Multiple applications of the laryngeal mask airway

The laryngeal mask was successfully developed and used clinically in the mid-1980s and introduced in China in the 1990s. Great progress has been made in the use of the laryngeal mask and its application is becoming increasingly widespread.

Firstly, the use of laryngeal mask airway in the dental field. Unlike most medical surgeries, dental procedures typically impinge upon the airway. In North America, approximately 60% of dentist anesthesiologists do not routinely intubate, which clearly identifies variance in practice (Young AS, 2018). Airway management is a topic of interest because the loss of airway reflexes associated with GA can lead to significant airway complications ( Divatia JV, 2005). A systematic search of electronic databases and gray literature was completed by Jordan Prince (2021). It was eventually concluded that the use of an LMA in dentistry may have the potential to reduce the risk of postoperative hypoxia.

Secondly, the use of laryngeal mask airway ventilation in surgeries to be performed in upper tracheal stenosis has been reported in the case series. Celik A (2021) analysed the records of 21 patients who underwent tracheal surgery using LMA ventilation between March 2016 and May 2020 were evaluated retrospectively. It was eventually concluded that LMA-assisted tracheal surgery is a method that can be used safely as a standard technique in the surgery of benign and malignant diseases of both the upper and lower airway performed on pediatric patients, patients with tracheostomy, and suitable patients with tracheoesophageal fistula.

Thirdly, the second-line use of LMA in the management of the obstetric airway. The obstetric airway is a significant cause of maternal morbidity and mortality (McKeen DM, 2011). Endotracheal intubation is considered the standard of care but the laryngeal mask airway (LMA) has gained acceptance as a rescue airway and has been incorporated into the obstetric airway management guidelines. Wei Yu Yao (2019) compared the Supreme LMA (SLMA) with endotracheal intubation (ETT) in managing the obstetric airway during cesarean section and found that LMA could be an alternative airway management technique for a carefully selected low-risk obstetric population, with similar insertion success rates, reduced time to ventilation and less hemodynamic changes compared with ETT.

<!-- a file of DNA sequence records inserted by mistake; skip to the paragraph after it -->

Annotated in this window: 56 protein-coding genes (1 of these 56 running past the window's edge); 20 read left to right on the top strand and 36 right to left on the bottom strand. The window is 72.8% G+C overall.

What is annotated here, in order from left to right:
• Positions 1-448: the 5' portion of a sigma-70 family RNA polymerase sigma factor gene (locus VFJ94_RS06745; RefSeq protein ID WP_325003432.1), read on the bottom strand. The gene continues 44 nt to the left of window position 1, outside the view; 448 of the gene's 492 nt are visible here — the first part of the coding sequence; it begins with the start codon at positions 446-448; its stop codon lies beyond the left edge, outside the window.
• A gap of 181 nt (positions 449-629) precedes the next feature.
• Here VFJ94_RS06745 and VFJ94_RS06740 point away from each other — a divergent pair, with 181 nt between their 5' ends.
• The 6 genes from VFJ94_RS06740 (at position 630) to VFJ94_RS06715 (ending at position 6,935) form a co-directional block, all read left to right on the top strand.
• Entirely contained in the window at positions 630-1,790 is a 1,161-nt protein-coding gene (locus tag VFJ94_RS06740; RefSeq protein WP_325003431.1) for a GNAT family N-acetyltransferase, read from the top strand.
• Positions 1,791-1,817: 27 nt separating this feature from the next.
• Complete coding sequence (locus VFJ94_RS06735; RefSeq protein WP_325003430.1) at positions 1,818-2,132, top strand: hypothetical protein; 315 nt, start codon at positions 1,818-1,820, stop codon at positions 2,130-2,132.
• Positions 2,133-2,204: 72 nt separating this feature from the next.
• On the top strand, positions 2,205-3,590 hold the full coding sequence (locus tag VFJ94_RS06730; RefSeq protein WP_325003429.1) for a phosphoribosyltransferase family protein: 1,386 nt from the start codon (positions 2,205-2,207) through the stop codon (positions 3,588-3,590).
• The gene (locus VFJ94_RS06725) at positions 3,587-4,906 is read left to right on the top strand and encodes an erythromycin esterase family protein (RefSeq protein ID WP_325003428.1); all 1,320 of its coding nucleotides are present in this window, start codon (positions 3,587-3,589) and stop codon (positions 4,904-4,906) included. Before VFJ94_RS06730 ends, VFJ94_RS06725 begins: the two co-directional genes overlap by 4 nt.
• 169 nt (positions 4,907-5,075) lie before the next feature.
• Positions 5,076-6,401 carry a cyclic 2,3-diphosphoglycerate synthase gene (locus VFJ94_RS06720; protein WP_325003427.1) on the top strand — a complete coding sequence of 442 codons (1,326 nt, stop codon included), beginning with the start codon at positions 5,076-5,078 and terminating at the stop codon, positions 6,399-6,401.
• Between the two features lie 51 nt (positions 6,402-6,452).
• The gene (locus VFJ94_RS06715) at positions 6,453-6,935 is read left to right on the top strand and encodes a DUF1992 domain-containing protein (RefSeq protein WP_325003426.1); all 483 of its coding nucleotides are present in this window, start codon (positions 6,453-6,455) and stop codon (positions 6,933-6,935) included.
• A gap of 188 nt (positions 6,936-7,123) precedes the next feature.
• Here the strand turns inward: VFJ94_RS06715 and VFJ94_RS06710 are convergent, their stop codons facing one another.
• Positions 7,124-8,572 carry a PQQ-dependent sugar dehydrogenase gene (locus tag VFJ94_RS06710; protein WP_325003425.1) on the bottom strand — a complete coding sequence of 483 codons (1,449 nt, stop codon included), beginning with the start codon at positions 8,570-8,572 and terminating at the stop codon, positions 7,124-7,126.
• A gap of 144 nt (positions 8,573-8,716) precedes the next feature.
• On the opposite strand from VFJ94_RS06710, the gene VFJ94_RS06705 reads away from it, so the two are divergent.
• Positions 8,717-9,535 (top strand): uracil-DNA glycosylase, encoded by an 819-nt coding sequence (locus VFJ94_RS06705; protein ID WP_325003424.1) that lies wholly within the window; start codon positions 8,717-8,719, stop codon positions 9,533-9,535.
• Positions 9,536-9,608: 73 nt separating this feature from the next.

[1]Young AS, Fischer MW, Lang NS, Cooke MR. Practice patterns of dentist anesthesiologists in North America. Anesth Prog . 2018;65(1):9–15. doi: 10.2344/anpr-64-04-11.
[2]Prince J, Goertzen C, Zanjir M, Wong M, Azarpazhooh A. Airway Complications in Intubated Versus Laryngeal Mask Airway-Managed Dentistry: A Meta-Analysis. Anesth Prog. 2021 Dec 1;68(4):193-205. doi: 10.2344/anpr-68-04-02. PMID: 34911069; PMCID: PMC8674849.
[3]Celik A, Sayan M, Kankoc A, Tombul I, Kurul IC, Tastepe AI. Various Uses of Laryngeal Mask Airway during Tracheal Surgery. Thorac Cardiovasc Surg. 2021 Dec;69(8):764-768. doi: 10.1055/s-0041-1724103. Epub 2021 Mar 19. PMID: 33742428.
[4] Rahman K, Jenkins JG. Failed tracheal intubation in obstetrics: no more frequent but still managed badly. Anaesthesia. 2005;60:168–171. doi: 10.1111/j.1365-2044.2004.04069.x.
[5]Yao WY, Li SY, Yuan YJ, Tan HS, Han NR, Sultana R, Assam PN, Sia AT, Sng BL. Comparison of Supreme laryngeal mask airway versus endotracheal intubation for airway management during general anesthesia for cesarean section: a randomized controlled trial. BMC Anesthesiol. 2019 Jul 8;19(1):123. doi: 10.1186/s12871-019-0792-9. PMID: 31286883; PMCID: PMC6615212.

Post time: Aug-24-2022